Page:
(Adds bank exec comments)
By Jamie McGeever and Carolina Mandl
BRASILIA, March 16 (Reuters) - Brazil on Monday approved a raft of measures aimed at maintaining the flow of credit in the economy and expanding banks’ lending capacity, but lenders were skeptical on how effective they would be.
The National Monetary Council (CMN), Brazil’s highest economic policy body that includes the economy minister and central bank president, approved the measures after an emergency meeting.
The new steps will allow banks to offer firms and households in good financial shape increased loans and better terms over the next six months. That could apply to up to 3.2 trillion reais ($640 billion) of loans, the central bank said.
The new rules allow banks to extend loan maturities for the next six months without requiring them to increase loan-loss provisions.
Brazil’s five biggest lenders - Banco do Brasil SA , Caixa Economica Federal, Itau Unibanco Holding SA, Banco Bradesco SA, and Banco Santander Brasil SA - will comply with requests from individuals and small companies to extend loan payments for 60 days, according to bank lobby association Febraban.
In addition, a 56 billion reais relaxation in banks’ capital requirements could free up a potential 637 billion reais for fresh lending across the economy, the central bank said.
“These are proactive measures, countercyclical steps which will help companies and households face the effects of COVID-19,” the central bank said in a statement. “These are measures in line with action taken by the federal government and other international financial regulators.”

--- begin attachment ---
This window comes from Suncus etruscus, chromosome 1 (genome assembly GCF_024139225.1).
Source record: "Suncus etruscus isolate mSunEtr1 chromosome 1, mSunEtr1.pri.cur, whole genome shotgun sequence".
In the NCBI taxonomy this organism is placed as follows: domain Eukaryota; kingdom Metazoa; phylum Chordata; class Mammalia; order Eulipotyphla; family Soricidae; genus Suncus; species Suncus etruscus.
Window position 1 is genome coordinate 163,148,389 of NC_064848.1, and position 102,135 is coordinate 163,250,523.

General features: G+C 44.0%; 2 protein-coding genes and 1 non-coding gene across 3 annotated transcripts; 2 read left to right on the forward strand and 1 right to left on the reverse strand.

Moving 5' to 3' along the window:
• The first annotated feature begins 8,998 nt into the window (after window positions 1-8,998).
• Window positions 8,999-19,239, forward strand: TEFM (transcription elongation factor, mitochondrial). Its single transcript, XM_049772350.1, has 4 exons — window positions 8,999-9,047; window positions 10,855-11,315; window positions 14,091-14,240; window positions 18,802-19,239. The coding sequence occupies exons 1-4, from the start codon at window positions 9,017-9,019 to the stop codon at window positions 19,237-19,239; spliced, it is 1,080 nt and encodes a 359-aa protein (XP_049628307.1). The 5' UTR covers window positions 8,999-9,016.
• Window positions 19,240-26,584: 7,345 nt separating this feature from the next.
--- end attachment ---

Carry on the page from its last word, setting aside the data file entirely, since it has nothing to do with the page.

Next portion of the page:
The impact of the measures for the banking system remain unclear.
“All actions are positive, as they will increase liquidity for individuals and companies, but it is difficult to know if banks will extend loans after this,” said Ricardo Gelbaum, head of the Brazilian Association of Banks (ABBC), which represents roughly 80 small and mid-sized lenders.
Two bank executives at two of Brazil’s biggest lenders called the plan weak, citing concerns that the changes are mainly aimed at capital, not liquidity. As a consequence, the measures are unlikely to lead banks to increase or even maintain current disbursement levels, they said, requesting to remain anonymous as there are ongoing discussions with authorities.
“Right now, money has to circulate in the economy and these measures do not promote it,” one of the sources said. “I am not going to grant new loans because of today’s measures.”
The central bank said it will continue to monitor financial market and economic developments. Last week, Brazil’s monetary authority lowered banks’ reserve requirements, in an attempt to increase liquidity.
Brazil has 234 confirmed cases of the virus so far, according to the health ministry, with no deaths.
$1 = 4.97 reais Reporting by Jamie McGeever, Marcela Ayres and Carolina Mandl Editing by David Gregorio and Rosalba O'Brien